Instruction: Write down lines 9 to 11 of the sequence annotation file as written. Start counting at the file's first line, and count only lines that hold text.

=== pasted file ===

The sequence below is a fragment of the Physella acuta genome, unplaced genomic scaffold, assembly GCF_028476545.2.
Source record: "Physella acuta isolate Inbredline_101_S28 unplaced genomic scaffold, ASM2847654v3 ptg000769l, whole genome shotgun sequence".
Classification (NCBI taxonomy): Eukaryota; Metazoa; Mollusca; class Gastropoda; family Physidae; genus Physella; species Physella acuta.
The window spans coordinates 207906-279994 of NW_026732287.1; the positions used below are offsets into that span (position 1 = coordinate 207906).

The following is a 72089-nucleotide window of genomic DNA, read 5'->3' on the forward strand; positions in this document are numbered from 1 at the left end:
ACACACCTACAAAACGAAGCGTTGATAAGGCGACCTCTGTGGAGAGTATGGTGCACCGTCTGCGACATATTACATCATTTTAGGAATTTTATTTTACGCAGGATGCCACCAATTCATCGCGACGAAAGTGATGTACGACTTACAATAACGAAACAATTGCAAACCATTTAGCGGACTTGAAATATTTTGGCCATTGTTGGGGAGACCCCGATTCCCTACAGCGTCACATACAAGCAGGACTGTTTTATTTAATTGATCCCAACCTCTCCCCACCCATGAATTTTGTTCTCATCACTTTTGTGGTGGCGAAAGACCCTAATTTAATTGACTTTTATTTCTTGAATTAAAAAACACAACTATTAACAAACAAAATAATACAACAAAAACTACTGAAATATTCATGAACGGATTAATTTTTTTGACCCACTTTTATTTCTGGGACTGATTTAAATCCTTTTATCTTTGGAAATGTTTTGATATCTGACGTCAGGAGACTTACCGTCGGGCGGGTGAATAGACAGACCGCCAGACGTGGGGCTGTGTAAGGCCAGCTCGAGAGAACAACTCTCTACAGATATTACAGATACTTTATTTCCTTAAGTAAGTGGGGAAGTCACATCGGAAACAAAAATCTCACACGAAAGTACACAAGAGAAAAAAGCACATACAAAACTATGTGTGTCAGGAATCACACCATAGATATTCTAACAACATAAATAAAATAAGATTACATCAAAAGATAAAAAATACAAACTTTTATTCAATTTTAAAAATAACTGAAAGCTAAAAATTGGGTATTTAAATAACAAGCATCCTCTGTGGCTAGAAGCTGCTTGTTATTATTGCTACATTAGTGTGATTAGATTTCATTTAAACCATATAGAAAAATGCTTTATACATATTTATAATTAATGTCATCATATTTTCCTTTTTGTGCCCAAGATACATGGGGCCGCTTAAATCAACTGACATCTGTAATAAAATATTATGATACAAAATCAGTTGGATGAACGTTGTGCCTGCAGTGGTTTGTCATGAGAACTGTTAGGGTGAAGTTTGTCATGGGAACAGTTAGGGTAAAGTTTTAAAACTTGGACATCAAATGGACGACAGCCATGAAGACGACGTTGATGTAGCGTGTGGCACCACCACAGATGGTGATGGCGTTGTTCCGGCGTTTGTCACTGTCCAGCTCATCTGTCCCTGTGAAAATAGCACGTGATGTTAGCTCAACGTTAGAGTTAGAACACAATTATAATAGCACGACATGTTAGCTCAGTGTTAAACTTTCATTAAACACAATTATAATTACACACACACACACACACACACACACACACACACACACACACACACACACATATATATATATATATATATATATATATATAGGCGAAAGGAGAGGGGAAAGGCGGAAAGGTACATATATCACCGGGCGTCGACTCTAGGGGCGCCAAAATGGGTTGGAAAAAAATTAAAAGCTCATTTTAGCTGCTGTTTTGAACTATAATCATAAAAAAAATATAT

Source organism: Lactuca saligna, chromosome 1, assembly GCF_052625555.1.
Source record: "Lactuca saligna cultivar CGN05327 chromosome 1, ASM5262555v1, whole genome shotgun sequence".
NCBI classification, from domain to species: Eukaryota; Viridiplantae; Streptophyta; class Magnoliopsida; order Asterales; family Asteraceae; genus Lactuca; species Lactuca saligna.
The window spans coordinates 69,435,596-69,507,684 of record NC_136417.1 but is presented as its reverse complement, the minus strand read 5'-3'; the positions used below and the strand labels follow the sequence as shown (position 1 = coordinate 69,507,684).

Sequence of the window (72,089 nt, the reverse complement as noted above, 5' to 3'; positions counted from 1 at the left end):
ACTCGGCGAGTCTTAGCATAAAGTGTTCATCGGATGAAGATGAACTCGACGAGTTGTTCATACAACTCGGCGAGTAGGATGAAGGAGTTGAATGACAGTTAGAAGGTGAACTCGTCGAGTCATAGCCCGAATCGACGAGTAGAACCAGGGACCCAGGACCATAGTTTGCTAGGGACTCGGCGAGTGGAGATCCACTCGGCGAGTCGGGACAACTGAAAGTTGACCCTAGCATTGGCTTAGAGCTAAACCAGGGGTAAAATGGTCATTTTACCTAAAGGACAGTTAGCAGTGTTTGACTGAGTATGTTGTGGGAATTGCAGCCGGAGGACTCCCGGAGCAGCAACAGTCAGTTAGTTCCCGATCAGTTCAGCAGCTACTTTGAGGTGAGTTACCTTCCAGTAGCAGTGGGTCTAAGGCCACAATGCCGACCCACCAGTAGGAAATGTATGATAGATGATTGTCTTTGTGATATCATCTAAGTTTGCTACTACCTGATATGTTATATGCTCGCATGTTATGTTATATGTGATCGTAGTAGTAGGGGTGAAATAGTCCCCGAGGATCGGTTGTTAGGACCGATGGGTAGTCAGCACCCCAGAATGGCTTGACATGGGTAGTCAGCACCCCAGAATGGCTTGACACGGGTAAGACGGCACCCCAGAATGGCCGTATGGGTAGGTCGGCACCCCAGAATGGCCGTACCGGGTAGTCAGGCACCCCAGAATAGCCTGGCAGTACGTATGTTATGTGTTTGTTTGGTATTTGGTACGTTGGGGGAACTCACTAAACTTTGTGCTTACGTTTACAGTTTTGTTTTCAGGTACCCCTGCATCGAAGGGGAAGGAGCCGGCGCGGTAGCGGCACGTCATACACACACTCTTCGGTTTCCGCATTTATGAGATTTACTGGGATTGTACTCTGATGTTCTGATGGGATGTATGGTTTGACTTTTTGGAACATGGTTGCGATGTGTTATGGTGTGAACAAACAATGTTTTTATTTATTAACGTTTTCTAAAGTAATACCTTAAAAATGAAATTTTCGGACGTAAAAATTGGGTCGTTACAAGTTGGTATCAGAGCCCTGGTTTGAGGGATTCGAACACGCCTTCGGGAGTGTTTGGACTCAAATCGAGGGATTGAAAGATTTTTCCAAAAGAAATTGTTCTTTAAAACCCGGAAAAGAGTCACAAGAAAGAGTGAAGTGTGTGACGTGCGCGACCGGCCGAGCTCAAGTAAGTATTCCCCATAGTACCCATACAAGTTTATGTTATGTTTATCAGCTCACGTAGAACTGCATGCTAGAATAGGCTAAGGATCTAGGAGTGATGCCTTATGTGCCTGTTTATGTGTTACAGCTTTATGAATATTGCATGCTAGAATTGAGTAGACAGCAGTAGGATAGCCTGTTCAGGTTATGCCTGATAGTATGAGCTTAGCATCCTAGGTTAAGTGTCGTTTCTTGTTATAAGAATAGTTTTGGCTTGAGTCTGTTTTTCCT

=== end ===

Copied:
NCBI classification, from domain to species: Eukaryota; Viridiplantae; Streptophyta; class Magnoliopsida; order Asterales; family Asteraceae; genus Lactuca; species Lactuca saligna.
The window spans coordinates 69,435,596-69,507,684 of record NC_136417.1 but is presented as its reverse complement, the minus strand read 5'-3'; the positions used below and the strand labels follow the sequence as shown (position 1 = coordinate 69,507,684).

Sequence of the window (72,089 nt, the reverse complement as noted above, 5' to 3'; positions counted from 1 at the left end):